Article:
Smart Earphones Could Be the Dark Horse of Wearables

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Have you heard about the Moto Hint? Chances are, you haven’t. It’s a smart earbud from Motorola that fits into your ear, has Bluetooth connectivity, and allows you to take calls, perform web searches, hear notifications, and send messages. It is easy to make the connection to the movie Her, where Joaquin Phoenix’s character walks around with a smart earpiece that serves as his interface to an AI-based personal assistant called Samantha, with whom he ends up falling in love.

There are other devices like the Dash, which is a Bluetooth headset, fitness tracker, and heart rate monitor all rolled into one. The Dash was successfully funded on Kickstarter and is expecting to ship in January 2015. Intel, in collaboration with SMS Audio, has developed its own smart earbuds that track biometrics like heart rate and step counts. The ear seems like an ideal place to embed a wearable device, especially when running, as many people listen to music while running and, rather than have you look at a watch or smart glasses to see your biometrics, having them spoken into your ear provides useful information without breaking the flow of physical activity to access information.

With Apple’s acquisition of Beats, I can’t wait to see the innovation they could bring to earphones. Apple hasn’t revealed much about what it plans to do with its $3 billion purchase of Beats, but there is a clear opportunity to integrate their devices and software with Beats earphones. Apple has already built handoff functionality into iOS 8, allowing you to transfer a phone call, email, or text message from the iPhone to your Mac or iPad, or vice versa. The smart earphone would be just be another device added to the handoff list. I would be surprised if Apple isn’t already thinking along similar lines.

This all leads to the one of the primary motivations for people to use wearables, which is to reduce the number of times you access your smartphone for doing basic tasks like taking calls, sending and receiving messages, receiving notifications, etc. If you can transfer some of these tasks to a wearable device such as a smart watch or a smart earphone, it allows technology to blend more easily into our daily lives rather than creating breaks in the flow.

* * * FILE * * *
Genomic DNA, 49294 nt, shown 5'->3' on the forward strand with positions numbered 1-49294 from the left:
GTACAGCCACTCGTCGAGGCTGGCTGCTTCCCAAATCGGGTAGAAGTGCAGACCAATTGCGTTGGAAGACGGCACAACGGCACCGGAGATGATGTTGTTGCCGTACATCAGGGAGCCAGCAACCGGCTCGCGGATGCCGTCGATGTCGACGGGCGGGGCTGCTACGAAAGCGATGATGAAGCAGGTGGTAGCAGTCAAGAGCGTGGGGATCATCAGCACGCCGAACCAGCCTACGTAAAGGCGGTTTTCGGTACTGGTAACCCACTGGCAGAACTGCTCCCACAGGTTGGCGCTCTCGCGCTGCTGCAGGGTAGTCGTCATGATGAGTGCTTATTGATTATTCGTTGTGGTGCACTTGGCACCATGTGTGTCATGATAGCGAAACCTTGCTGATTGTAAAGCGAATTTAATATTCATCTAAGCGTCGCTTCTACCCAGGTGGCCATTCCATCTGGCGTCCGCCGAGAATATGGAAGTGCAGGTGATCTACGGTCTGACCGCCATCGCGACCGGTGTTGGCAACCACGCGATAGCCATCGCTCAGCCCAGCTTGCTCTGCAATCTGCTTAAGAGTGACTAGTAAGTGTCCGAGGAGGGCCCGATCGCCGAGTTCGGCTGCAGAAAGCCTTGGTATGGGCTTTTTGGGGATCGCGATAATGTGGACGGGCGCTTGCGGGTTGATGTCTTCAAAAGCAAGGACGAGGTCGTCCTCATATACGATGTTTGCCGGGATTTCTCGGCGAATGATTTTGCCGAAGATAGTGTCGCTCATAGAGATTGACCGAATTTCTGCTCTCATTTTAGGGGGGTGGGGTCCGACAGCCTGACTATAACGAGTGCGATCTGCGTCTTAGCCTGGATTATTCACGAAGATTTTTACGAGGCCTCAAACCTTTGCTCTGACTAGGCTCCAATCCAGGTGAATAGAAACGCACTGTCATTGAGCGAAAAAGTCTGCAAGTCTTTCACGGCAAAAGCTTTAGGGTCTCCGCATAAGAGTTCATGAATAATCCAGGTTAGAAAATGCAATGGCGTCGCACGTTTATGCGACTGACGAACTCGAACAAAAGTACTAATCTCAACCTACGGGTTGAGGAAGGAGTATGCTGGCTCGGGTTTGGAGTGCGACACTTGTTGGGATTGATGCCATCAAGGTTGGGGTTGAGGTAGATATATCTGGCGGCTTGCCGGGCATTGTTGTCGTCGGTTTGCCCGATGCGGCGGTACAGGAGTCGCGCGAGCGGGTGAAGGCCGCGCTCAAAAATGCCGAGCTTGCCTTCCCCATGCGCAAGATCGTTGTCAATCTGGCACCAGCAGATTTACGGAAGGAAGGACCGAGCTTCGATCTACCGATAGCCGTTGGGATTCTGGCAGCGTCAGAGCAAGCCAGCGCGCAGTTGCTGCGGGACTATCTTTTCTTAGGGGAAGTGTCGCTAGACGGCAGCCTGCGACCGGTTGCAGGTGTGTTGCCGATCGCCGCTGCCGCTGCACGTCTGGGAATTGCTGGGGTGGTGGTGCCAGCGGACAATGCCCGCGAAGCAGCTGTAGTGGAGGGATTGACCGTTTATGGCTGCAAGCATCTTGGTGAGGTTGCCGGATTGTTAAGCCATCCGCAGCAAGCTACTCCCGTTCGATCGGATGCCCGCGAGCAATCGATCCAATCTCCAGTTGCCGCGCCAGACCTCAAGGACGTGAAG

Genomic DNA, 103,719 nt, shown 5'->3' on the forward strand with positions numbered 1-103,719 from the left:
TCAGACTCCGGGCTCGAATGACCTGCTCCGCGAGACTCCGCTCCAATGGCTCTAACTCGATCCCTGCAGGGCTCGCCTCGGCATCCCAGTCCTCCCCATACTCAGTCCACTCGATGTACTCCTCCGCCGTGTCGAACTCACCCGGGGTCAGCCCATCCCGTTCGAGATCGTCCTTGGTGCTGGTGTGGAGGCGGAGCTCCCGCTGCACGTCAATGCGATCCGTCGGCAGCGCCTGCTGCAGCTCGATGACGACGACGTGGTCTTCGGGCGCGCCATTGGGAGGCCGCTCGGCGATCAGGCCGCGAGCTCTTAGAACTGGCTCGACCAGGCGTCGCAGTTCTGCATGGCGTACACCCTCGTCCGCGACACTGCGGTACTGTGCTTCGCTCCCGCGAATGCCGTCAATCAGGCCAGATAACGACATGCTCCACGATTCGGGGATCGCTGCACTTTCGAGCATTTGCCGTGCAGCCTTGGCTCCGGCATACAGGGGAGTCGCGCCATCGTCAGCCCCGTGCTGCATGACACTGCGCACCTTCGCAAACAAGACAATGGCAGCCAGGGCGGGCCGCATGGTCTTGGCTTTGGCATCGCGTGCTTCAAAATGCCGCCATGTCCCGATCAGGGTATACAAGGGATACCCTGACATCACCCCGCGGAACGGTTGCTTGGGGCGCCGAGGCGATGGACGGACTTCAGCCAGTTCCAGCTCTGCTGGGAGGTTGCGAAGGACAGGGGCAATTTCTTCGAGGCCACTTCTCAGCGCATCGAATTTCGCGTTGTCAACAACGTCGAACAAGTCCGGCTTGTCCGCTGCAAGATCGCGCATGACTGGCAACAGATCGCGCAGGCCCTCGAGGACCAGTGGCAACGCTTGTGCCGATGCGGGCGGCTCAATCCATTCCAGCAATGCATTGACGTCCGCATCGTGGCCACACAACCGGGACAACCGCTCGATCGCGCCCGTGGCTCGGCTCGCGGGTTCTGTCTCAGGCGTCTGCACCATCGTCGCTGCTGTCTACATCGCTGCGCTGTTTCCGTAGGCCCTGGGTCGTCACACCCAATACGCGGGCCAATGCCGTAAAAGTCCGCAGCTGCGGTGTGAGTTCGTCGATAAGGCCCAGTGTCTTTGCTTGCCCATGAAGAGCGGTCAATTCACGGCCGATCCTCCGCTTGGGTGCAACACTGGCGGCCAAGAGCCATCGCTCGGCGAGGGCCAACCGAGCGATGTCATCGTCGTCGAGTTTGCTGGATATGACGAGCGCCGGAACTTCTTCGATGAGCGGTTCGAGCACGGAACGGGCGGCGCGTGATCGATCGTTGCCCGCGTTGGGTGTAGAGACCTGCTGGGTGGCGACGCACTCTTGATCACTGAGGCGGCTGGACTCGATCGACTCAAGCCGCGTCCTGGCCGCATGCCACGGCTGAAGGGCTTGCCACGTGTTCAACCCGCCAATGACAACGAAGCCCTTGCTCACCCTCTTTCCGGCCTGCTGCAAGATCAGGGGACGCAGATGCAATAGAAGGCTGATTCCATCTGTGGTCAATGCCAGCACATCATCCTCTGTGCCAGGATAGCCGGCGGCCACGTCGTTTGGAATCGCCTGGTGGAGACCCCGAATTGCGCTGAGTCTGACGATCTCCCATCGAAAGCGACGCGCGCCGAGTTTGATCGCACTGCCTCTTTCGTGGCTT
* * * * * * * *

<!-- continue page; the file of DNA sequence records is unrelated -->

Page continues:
Earphones are possibly one of the most popular wearable technologies today, with a large majority of us unlikely to leave home without them. We use them while we carry on our daily lives as we walk down down the street, commute on the subway, at our workplace, and while we exercise. With earphones becoming an indispensable part of our digital lives, it only makes sense that they get smarter, have sensors embedded into them, and become sophisticated notification agents. Combined with powerful voice recognition, natural language processing, and machine learning software, the earphone could easily become Samantha from Her. Google Now, Apple’s Siri, or the new Amazon Echo are pushing the boundaries around voice-enabled AI. It’s amazing how Google Now on my Nexus 5 has learned to pick up my Indian accent and is now around 90-95% accurate in recognizing what I say.

The other advantage, and possibly the more interesting one, is that smart earphones, especially the wireless earbuds like Moto Hint or the Dash, are largely discreet and hidden away. If it’s too discreet, it could also lead to some awkward social situations, especially if you give it loud commands or are on a call. But the level of discreetness is something that designers and UI/UX experts can play with and find an optimal balance.

And then, you could have smart earphones like BitBite that are used for something completely different, like tracking your eating habits. My bet is that you will hear more about smart earphones in 2015, with more innovation in the design, hardware, software, and UI/UX features.

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